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Perspective on China: Growth, only child, environment, the Chinese five-year plan

The Chinese Communist Party (CCP) direction meets this week in camera to set the broad political and economic guidelines for the next five years, while the country is engaged in a laborious rebalance of its growth model.

These are the main questions at the heart of discussions on the five-year plan covering the period 2016-2020.

What growth target?

The second world economy is experiencing a significant slowdown in growth, which is expected to fall this year to the lowest in a quarter century. The regime had set a goal for 2015 of about 7%.
“Beijing should significantly degrade its ambitions for 2020 – the leaders could agree on a flexible annual target by 6.5%, with the possibility of revising down this figure, as long as the job market stays around current levels”, according to Nomura bank’s analysts.
President Xi Jinping recently assured that “a growth rate of around 7% would be sufficient to achieve the goal of doubling by 2020 China’s GDP compared to 2010”.
The new goal could however only be unveiled in March, after validation by the Chinese parliament.
The credibility of official statistics remains debated, and many experts predict a more pronounced economic slowdown.

What could be the “new normality”?

Beijing assumes “the new normality” of slower growth, which is the result of its efforts to rebalance its economic model in favour of domestic consumption and the service sector, while reorganizing the huge state sector.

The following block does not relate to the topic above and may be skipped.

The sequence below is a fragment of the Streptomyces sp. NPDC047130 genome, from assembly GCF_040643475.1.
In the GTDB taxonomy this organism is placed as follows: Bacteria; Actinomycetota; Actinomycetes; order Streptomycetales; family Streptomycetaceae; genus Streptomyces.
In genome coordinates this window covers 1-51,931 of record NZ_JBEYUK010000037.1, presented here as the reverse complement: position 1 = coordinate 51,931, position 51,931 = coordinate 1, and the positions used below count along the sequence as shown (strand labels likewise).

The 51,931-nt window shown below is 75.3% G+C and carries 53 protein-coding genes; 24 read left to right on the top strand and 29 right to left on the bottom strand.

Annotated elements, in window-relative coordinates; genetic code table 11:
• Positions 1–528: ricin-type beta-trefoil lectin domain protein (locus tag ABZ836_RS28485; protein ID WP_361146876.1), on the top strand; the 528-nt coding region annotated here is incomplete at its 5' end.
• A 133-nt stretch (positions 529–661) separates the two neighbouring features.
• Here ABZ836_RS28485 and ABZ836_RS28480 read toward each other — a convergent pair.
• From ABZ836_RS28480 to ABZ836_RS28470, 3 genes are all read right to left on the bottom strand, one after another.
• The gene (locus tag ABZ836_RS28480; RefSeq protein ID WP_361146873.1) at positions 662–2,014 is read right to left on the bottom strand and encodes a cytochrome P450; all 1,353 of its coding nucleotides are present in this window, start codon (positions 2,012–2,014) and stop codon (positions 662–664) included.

These guidelines, endorsed the end of 2013, should be confirmed at the meeting.
The five-year plan should further increase the share of services in GDP, which already grew from 44% to over 51% between 2010 and 2015 and confirmed the goal of doubling household incomes between 2010 and 2020.

Towards made “by” China?

Chinese manufactured exports are struggling, because of a mixed international situation but also by increased competition. There is also high inflation on the cost of Chinese hand force.
In this context, Beijing openly calls for an upgrade of the Chinese industry to the electronic and new technologies.

What about financial reforms?

Liberalizing furthermore the financial sector reform is also highly expected, especially on the convertibility of the yuan, with the possibility of cancelling controls on capital movements in 2020. Finally, further opening of financial activities with foreign institutions and the private sector could be considered.

Cleaning up without coal?

Pollution of air is a sensitive subject for China’s opinion, and important decisions should be taken.
Another problem is about coal, highly polluting, which still represents about 70% of China’s energy mix, in the absence of other sources of energy in sufficient quantities, and despite a nuclear fleet in full extension.
China has also committed to a peak in emissions in 2030.

End of one-child policy?

Already eased two years ago, official experts have recently called to urgently allow all couples to have two children in order to slow down the aging population and the alarming gender imbalance.
Since late 2013, the Chinese can have two children if one parent is an only child.

UK and China recently engaged

President Xi visited the UK a few weeks ago and agreed up to £40 billion deals. These deals will create around 30.000 jobs in the country. UK and China commit to building a global comprehensive strategic partnership for the 21st Century. The two sides recognise the global significance and strategic importance of stronger UK-China relations in promoting global peace, stability and prosperity. Both sides reiterate that they are determined to support each other’s prosperity and development and to work together for the benefit of global peace, security and development.


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